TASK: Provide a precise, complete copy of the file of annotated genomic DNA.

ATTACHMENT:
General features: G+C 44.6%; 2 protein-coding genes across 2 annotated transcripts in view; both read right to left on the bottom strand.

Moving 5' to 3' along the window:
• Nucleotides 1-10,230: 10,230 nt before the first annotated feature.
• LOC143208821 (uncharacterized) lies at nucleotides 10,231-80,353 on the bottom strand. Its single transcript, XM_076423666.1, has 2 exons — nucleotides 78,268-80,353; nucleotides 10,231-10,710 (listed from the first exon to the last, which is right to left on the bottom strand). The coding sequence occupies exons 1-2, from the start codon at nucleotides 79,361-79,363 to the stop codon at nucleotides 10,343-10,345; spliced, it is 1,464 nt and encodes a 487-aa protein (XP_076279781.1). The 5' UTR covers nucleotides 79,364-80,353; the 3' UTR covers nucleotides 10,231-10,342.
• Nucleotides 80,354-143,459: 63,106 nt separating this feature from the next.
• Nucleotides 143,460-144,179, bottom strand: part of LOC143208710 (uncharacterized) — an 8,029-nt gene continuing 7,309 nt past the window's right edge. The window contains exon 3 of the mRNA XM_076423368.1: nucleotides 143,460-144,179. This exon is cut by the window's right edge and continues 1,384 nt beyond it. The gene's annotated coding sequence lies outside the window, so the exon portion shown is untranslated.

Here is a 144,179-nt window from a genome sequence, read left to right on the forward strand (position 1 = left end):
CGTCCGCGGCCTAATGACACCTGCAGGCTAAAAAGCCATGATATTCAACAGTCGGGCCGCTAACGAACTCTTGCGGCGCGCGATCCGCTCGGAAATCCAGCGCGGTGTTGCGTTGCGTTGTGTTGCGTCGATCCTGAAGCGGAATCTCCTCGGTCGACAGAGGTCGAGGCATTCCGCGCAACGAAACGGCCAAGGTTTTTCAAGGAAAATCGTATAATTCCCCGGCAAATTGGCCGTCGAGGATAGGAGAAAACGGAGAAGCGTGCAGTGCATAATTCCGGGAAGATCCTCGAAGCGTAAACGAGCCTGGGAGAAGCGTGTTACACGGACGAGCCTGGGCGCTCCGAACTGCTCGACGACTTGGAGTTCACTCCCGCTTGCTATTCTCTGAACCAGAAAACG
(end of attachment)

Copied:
General features: G+C 44.6%; 2 protein-coding genes across 2 annotated transcripts in view; both read right to left on the bottom strand.

Moving 5' to 3' along the window:
• Nucleotides 1-10,230: 10,230 nt before the first annotated feature.
• LOC143208821 (uncharacterized) lies at nucleotides 10,231-80,353 on the bottom strand. Its single transcript, XM_076423666.1, has 2 exons — nucleotides 78,268-80,353; nucleotides 10,231-10,710 (listed from the first exon to the last, which is right to left on the bottom strand). The coding sequence occupies exons 1-2, from the start codon at nucleotides 79,361-79,363 to the stop codon at nucleotides 10,343-10,345; spliced, it is 1,464 nt and encodes a 487-aa protein (XP_076279781.1). The 5' UTR covers nucleotides 79,364-80,353; the 3' UTR covers nucleotides 10,231-10,342.
• Nucleotides 80,354-143,459: 63,106 nt separating this feature from the next.
• Nucleotides 143,460-144,179, bottom strand: part of LOC143208710 (uncharacterized) — an 8,029-nt gene continuing 7,309 nt past the window's right edge. The window contains exon 3 of the mRNA XM_076423368.1: nucleotides 143,460-144,179. This exon is cut by the window's right edge and continues 1,384 nt beyond it. The gene's annotated coding sequence lies outside the window, so the exon portion shown is untranslated.

Here is a 144,179-nt window from a genome sequence, read left to right on the forward strand (position 1 = left end):
CGTCCGCGGCCTAATGACACCTGCAGGCTAAAAAGCCATGATATTCAACAGTCGGGCCGCTAACGAACTCTTGCGGCGCGCGATCCGCTCGGAAATCCAGCGCGGTGTTGCGTTGCGTTGTGTTGCGTCGATCCTGAAGCGGAATCTCCTCGGTCGACAGAGGTCGAGGCATTCCGCGCAACGAAACGGCCAAGGTTTTTCAAGGAAAATCGTATAATTCCCCGGCAAATTGGCCGTCGAGGATAGGAGAAAACGGAGAAGCGTGCAGTGCATAATTCCGGGAAGATCCTCGAAGCGTAAACGAGCCTGGGAGAAGCGTGTTACACGGACGAGCCTGGGCGCTCCGAACTGCTCGACGACTTGGAGTTCACTCCCGCTTGCTATTCTCTGAACCAGAAAACG